I thought my plan was flawless. At 3pm on the Friday afternoon I would take the tube to Heathrow, get there about 4pm, meet David, swish around the shops for an hour, and board the 5.40pm plane for Rome. Oh, a weekend in Tuscany, so simple, so effortless.

At 4pm I left the office. At 4.20pm Docklands Light Railway deposited me at Bank Tube. By 4.40pm I had managed to cut across town to Holborn and, after a agonising seven minute wait, at last caught a Piccadilly Line train that would take me the 22 stops (and counting) to Heathrow, terminal 2.

By now I was well aware that I was in trouble. Anyone who has made this trip will know that one hour is enough time to get to Heathrow, just, but add on time to check in, do the passport and security business, and it was obvious that I was up that dark brown creek without the proverbial paddle. And all swishing was definitely off the cards.

I began to time how long it took to go between two stations in an attempt to work out an exact ETA. The problem was that while it took minutes to rattle between some stations (Acton Town to South Ealing calmed me, slightly), others taunted me with endless miles of track (the trip to Boston Manor was interminably long).

As my anxiety grew, I became convinced that people were deliberately taking their time getting on and off the train. And did the tube driver think this was a Sunday drive?

I called David on my mobile phone and broke the news that it looked like a weekend in Tooting was possible but Tuscany was almost certainly off the cards. He seemed calm about my panic but said he would see if there was anything he could do to speed things up when, if, I got to Heathrow.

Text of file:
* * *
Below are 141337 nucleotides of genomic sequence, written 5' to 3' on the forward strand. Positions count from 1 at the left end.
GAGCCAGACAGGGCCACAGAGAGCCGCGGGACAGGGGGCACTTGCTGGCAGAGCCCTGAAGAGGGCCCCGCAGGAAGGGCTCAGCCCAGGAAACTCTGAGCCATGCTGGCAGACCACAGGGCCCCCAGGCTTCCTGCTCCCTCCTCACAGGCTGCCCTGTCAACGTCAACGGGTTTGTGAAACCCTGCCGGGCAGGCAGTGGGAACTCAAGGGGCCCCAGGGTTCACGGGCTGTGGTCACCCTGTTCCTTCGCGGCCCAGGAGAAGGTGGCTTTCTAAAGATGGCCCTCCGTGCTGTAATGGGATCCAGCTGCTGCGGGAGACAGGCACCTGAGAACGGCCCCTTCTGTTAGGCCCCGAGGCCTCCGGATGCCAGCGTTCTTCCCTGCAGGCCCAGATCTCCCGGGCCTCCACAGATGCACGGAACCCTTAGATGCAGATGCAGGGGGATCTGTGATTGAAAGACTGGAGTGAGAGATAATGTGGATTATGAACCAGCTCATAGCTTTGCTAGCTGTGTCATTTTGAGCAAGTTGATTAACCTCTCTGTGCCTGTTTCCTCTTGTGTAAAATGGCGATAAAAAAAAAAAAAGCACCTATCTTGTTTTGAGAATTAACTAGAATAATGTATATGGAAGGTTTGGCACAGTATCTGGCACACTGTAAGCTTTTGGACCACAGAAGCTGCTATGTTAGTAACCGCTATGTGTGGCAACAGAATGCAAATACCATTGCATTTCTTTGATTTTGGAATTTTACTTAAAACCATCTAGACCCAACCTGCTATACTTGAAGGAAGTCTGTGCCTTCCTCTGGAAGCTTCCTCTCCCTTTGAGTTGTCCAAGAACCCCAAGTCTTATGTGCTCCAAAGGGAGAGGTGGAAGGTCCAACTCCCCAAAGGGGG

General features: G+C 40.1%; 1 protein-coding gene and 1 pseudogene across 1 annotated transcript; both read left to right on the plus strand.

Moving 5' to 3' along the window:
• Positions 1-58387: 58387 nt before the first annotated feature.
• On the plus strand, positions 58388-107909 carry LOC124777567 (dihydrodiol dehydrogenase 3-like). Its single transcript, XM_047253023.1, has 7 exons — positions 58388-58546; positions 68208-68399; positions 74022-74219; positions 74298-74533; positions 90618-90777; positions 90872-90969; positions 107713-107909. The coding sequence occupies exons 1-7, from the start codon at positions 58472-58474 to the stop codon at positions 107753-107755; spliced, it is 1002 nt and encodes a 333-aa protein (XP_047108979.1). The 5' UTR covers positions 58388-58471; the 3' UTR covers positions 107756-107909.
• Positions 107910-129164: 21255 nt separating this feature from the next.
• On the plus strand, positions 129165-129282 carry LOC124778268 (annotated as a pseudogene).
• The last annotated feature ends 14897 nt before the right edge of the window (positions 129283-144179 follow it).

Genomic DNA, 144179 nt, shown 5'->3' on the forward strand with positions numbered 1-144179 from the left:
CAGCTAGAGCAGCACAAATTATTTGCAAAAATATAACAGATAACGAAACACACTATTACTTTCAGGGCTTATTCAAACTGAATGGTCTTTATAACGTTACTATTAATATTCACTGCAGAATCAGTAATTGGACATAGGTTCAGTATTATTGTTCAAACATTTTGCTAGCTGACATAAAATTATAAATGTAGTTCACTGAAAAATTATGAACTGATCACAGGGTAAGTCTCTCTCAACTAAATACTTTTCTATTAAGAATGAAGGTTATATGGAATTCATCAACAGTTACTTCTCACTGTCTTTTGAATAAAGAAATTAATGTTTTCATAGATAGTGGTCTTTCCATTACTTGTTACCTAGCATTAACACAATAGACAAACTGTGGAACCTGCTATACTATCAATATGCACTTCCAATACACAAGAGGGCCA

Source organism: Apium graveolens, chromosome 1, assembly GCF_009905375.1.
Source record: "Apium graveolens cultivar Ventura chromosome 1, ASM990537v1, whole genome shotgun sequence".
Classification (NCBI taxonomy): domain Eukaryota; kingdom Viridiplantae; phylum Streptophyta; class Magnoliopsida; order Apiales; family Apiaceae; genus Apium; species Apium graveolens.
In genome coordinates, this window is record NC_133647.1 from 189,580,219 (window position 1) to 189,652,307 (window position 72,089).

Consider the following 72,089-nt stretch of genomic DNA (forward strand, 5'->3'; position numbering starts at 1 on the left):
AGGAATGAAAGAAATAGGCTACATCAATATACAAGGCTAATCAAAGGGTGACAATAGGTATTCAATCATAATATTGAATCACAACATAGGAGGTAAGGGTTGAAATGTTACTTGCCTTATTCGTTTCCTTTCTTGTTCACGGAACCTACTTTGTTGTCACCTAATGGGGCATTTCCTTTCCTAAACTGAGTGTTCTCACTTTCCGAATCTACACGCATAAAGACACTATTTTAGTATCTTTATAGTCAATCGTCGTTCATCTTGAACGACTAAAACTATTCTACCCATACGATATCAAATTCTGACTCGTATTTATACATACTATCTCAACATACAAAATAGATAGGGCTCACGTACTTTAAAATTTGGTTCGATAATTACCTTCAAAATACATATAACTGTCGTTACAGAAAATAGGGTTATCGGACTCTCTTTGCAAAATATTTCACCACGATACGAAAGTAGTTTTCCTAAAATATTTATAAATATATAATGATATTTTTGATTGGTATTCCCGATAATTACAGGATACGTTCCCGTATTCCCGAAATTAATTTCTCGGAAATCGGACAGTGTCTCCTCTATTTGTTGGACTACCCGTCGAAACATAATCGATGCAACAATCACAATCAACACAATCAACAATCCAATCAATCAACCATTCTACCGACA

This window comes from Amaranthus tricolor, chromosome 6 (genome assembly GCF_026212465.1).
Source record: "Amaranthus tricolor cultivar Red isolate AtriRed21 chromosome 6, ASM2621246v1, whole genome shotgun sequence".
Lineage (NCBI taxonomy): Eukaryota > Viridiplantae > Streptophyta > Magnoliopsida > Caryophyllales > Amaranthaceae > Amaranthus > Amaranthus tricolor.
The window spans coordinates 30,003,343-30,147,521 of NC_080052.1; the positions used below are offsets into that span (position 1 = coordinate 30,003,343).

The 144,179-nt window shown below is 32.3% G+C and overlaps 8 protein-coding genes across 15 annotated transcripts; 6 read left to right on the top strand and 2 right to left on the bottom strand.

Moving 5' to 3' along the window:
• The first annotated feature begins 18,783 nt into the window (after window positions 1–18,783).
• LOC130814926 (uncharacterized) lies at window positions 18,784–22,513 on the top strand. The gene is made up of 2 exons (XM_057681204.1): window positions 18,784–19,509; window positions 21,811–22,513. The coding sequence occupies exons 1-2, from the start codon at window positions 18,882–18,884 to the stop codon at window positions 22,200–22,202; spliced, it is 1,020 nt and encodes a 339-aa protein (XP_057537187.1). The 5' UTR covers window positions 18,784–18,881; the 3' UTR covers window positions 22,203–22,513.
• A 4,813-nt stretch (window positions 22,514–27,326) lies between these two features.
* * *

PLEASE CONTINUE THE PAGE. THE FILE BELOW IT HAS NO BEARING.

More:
He called back to say that BA said they could only contemplate letting me on board if I arrived with a full 10 minutes to spare, but that I could check in at the gate. Unfortunately David couldn't check in himself because I had insisted on looking after the tickets.

The last part of the tube journey was the worst: tube plodding along, the hands on my watch spinning out of control. Why oh why did they build the station for terminal 4 before that of terminals 1,2,3? Why are these two stations so far apart?

Finally the tube rattled to a halt. By now I had enlisted the sympathies of several other passengers who all stood back as, at 4.23pm, I jumped from the carriage and started running for the terminal and my honour.

My god it's bloody miles! My mouth dried, I became flat footed, my bag pulled at my shoulders. Meanwhile a la Anneka I tried to talk to David on my mobile as he guided me to where he was waiting.

With exactly one minute to go before cut off time, I found him and a member of BA's ground crew who was waiting to help. She checked us in and phoned the gate to warn them that they had "two runners" and warned us that the plane would not wait. Running Man was off again. If you were in the queue for the X-Ray machine and got hit by two hysterical men with overgrown hand luggage, we beg forgiveness. If you were the immigration official who got told to hurry up, likewise, sorry.

Gate 46 was, of course, at the far end of the terminal. But we arrived wheezing, sweating, and with two minutes to go. We were immediately followed by two more groups of "runners" who were all perspiration and apologies.

All the way to Rome I was convinced that I was about to suffer cardiac arrest. A stiff vodka saved me.

And then just this week someone had the cheek to ask me if we really need the upcoming high-speed Heathrow rail connection. Pah! Do we need Boston Manor, Hounslow Central and Hatton Cross? No, take them off the tube line now.

Jeremy Atiyah is in Iraq (honest).